When you've suffered a personal injury, the last thing you want to deal with is inaccurate information on your credit report. Unfortunately, this can happen all too often, especially when medical bills are involved. If you find yourself in this situation, it's essential to know how to dispute these inaccuracies and protect your credit score. In this blog post, we'll outline five steps to help you dispute inaccurate information on your credit report after a personal injury.
1. Obtain a copy of your credit report
Before you can dispute any inaccuracies, you need to know what's on your credit report. You're entitled to a free copy of your credit report from each of the three major credit bureaus (Equifax, Experian, and TransUnion) once a year.
2. Review your credit report for inaccuracies
Once you have your credit report, carefully review it for any inaccuracies related to your personal injury. Common errors include incorrect personal information, duplicate accounts, and incorrect balances. Be sure to check each section of your report, including your personal information, account information, and public records.
3. Gather documentation to support your dispute
In order to dispute inaccurate information on your credit report, you'll need to provide evidence to support your claim. This may include copies of your medical bills, insurance statements, or correspondence with medical providers. If you've already paid off a debt that's still listed as unpaid on your report, gather proof of payment, such as a canceled check or a letter from the creditor.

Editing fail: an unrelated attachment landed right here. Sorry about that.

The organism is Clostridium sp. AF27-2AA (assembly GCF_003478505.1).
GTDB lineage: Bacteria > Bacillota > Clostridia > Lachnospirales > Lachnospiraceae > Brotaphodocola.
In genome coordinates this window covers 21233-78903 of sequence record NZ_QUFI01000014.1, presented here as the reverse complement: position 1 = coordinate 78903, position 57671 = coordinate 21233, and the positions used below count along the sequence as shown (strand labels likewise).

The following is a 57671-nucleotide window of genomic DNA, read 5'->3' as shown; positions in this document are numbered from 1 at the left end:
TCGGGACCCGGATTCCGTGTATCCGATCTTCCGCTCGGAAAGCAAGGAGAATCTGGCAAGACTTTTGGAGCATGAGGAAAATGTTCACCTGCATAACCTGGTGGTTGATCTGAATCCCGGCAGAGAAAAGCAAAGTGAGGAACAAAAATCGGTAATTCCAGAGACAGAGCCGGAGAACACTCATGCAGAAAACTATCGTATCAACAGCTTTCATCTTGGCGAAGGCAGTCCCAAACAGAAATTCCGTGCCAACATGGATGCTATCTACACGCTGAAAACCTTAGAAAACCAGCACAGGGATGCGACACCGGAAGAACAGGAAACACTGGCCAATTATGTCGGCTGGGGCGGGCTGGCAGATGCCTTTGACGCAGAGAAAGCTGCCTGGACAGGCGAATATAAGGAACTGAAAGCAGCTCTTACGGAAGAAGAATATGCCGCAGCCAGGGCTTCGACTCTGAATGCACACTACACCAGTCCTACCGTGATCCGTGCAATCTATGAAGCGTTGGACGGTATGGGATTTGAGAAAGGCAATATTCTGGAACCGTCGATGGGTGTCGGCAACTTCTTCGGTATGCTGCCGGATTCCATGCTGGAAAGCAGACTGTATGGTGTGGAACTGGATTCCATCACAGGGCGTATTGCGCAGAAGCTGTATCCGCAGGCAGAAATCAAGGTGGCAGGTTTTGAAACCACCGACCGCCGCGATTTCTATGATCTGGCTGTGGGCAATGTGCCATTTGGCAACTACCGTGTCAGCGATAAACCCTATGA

4. File a dispute with the credit bureau
Once you have your documentation in order, you can file a dispute with the credit bureau that's reporting the inaccurate information. You can do this online, by mail, or over the phone. The Consumer Financial Protection Bureau provides detailed information on how to file a dispute with each of the credit bureaus. Be sure to include all relevant documentation and clearly explain the reason for your dispute.
- Equifax Dispute
- Experian Dispute
- TransUnion Dispute
Keep in mind that the credit bureaus have 30 days to investigate your dispute and provide a response. If they find that the information is indeed inaccurate, they must correct it and notify the other credit bureaus of the change.
5. Follow up and monitor your credit report
After you've filed your dispute, it's important to follow up with the credit bureau to ensure that the inaccurate information has been removed or corrected. If the credit bureau doesn't resolve your dispute, you can request that a statement of your dispute be included in your credit report. Additionally, continue to monitor your credit report regularly to ensure that no further inaccuracies appear.
Disputing inaccurate information on your credit report can be a complex and time-consuming process, especially when you're dealing with the aftermath of a personal injury. If you need assistance with this process, the experienced attorneys at The Law Office of Gregory A. Goodman, P.C. can help. We specialize in personal injury cases and can guide you through the process of disputing inaccuracies on your credit report. Contact us today for a free consultation and let us help you protect your credit and your financial future.